Counties in US with more socially vulnerable populations have a higher density of natural gas pipelines overall. The findings suggest counties that are more socially vulnerable are also at greater risk of facing water and air pollution, public health and safety issues associated with the pipelines.

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Those results seem worthless. Given the map, it’s very clear there was a need to correct for large scale regional disparities (by state, for instance). I don’t think the authors did. It’s also both expected and apparent in at least some parts of the map (California, Florida) that pipelines correlate negatively with urbanization. Again the authors didn’t account for that I have no doubt that richer communities somehow never get the shorter end when it comes to polluting infrastructure, but this study is too sloppy to be useful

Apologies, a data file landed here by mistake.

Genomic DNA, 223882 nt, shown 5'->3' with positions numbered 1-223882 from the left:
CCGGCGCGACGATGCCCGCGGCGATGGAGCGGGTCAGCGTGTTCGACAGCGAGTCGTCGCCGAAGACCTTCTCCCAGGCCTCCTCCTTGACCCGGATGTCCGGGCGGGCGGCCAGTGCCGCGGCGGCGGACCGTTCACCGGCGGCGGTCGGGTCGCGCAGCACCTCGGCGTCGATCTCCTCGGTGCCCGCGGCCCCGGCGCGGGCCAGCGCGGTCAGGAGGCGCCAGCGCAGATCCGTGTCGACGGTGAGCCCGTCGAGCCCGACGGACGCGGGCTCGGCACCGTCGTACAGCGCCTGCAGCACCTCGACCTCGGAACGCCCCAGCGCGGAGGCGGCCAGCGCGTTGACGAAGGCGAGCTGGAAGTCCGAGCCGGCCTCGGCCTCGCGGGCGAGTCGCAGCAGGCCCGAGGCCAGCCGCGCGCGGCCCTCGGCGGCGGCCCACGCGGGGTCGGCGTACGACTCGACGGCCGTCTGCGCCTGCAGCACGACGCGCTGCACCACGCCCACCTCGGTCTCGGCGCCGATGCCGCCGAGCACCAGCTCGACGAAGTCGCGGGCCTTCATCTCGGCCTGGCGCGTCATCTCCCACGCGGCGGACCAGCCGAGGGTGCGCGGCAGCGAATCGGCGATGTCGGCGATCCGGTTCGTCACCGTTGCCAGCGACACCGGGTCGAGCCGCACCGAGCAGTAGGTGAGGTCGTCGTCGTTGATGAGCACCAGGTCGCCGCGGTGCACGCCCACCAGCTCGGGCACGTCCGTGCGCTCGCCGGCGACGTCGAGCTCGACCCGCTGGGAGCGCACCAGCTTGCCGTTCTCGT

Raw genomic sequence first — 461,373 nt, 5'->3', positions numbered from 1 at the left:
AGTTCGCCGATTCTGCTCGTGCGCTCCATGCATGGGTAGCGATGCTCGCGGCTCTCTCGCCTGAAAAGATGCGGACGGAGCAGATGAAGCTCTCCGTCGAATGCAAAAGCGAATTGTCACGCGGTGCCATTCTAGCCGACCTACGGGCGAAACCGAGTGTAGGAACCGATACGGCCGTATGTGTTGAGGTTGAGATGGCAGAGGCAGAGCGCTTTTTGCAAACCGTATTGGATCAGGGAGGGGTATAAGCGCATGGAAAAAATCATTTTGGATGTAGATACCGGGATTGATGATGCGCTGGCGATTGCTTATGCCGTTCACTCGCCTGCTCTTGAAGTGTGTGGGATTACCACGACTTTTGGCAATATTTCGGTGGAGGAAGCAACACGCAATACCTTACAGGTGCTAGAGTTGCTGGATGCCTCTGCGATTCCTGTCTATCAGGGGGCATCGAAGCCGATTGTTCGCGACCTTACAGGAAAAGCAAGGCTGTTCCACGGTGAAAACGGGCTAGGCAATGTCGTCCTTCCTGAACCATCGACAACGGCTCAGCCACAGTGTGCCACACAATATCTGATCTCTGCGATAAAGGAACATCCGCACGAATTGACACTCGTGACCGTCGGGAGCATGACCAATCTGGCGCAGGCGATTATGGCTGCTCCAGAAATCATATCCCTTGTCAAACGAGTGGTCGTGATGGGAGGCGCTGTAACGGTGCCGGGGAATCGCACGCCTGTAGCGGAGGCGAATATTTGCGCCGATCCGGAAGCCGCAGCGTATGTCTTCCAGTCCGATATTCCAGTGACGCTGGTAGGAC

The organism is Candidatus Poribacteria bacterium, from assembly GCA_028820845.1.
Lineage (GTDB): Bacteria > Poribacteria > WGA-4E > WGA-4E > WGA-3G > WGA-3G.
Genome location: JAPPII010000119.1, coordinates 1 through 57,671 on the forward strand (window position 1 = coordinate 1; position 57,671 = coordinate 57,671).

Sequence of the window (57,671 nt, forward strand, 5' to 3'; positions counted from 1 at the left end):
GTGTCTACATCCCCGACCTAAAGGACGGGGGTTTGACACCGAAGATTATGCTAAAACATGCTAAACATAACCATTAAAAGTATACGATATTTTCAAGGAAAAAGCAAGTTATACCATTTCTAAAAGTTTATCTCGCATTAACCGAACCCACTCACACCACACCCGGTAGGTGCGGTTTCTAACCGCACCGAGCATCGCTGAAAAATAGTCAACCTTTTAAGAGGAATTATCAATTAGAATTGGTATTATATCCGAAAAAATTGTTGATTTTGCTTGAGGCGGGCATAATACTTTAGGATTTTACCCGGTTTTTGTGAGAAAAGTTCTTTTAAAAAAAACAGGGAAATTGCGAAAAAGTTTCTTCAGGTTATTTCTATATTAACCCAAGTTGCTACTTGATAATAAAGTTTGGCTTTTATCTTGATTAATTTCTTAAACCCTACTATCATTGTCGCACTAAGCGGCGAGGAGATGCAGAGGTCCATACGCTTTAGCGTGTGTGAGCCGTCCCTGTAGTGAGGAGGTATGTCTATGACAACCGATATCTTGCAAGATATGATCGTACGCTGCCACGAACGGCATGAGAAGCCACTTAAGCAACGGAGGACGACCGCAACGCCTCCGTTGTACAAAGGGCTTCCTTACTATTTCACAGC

It’s almost like they put this infrastructure in undesirable real estate areas, and then low rent residential places were built around them, and “socially vulnerable” people moved to the cheap rent areas. Or they planned to put the infrastructure through the pre-existing low -priced real estate to keep cost down, and there’s no way that more affluent areas would allow the pipelines to be but in their neighborhoods.


Interesting to see such a relationship happening in the US. You could consider this supports the idea that mineral wealth is the worst thing that can happen to a region, as the benefit flows to remote financial capitals and industrial regions while the locals mainly get the upheaval and other externalities.


And the invention of the telephone also correlates inversely with the number of pirates in the world…


“Social vulnerability In its broadest sense, social vulnerability is one dimension of vulnerability to multiple stressors and shocks, including abuse, social exclusion and natural hazards.”